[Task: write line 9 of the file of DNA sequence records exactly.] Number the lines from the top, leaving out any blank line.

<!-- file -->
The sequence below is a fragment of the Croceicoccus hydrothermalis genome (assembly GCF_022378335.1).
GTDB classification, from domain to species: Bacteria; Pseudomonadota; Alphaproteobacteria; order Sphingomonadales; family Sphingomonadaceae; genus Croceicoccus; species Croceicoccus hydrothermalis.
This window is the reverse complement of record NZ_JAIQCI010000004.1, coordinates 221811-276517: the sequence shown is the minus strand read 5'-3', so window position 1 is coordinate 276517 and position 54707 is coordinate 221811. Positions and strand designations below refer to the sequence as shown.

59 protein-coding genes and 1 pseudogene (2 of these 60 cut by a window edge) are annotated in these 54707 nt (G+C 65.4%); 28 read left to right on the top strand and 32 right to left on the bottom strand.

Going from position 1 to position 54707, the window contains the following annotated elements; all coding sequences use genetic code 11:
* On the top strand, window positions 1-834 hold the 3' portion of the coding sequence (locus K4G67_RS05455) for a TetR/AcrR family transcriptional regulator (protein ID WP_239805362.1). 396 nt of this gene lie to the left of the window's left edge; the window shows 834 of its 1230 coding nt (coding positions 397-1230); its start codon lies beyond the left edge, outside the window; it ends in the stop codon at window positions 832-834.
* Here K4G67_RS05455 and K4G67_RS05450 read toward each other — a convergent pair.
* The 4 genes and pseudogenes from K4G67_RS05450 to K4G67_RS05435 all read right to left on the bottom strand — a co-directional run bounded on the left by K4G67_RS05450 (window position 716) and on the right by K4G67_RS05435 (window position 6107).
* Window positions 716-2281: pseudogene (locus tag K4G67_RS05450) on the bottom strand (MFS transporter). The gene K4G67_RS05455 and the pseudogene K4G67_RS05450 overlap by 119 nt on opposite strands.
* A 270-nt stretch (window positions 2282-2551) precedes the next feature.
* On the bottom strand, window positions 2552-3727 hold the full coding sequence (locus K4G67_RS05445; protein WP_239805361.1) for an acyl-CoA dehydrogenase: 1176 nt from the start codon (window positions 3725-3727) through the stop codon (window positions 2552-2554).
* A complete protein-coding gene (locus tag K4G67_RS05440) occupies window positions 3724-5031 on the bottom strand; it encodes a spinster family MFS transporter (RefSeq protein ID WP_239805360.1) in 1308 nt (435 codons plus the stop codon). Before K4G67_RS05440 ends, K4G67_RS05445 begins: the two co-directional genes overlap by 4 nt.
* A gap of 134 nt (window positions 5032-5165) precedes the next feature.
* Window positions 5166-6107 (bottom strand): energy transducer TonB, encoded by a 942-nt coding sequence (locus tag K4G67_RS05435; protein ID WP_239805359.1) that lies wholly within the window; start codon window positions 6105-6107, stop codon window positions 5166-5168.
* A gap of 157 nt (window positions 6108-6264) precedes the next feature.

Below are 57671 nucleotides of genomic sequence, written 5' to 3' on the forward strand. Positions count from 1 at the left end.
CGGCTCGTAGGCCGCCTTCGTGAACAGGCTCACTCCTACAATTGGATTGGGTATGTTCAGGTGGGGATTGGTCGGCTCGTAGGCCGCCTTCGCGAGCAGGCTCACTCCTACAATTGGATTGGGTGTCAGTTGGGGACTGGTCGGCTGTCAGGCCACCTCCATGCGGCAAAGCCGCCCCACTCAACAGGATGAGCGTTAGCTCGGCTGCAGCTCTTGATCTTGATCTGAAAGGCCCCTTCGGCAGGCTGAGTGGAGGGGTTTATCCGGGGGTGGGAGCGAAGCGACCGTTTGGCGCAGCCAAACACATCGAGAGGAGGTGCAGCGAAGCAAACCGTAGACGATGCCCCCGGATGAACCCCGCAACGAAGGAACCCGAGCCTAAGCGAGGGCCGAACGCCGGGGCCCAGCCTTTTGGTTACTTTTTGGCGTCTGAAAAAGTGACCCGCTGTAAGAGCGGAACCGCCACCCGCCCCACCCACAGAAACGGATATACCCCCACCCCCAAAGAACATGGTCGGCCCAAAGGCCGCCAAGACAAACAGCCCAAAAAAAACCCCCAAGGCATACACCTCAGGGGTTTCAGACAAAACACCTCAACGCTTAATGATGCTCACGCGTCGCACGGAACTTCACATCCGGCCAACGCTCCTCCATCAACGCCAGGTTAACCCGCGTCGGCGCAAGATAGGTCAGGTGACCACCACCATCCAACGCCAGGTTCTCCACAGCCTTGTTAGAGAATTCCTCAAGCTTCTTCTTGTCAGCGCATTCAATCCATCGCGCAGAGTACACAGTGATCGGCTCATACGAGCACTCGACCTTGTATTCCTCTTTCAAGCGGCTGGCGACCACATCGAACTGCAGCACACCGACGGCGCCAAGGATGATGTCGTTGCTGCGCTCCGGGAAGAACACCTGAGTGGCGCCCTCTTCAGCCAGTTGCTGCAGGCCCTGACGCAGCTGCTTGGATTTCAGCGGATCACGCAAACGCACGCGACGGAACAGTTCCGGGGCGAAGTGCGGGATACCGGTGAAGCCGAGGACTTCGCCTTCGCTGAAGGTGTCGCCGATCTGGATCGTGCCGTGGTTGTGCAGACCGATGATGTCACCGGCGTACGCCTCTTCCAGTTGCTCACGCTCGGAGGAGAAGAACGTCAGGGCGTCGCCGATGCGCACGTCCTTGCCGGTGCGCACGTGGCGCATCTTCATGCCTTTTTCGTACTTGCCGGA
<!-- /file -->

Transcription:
* Window positions 716-2281: pseudogene (locus tag K4G67_RS05450) on the bottom strand (MFS transporter). The gene K4G67_RS05455 and the pseudogene K4G67_RS05450 overlap by 119 nt on opposite strands.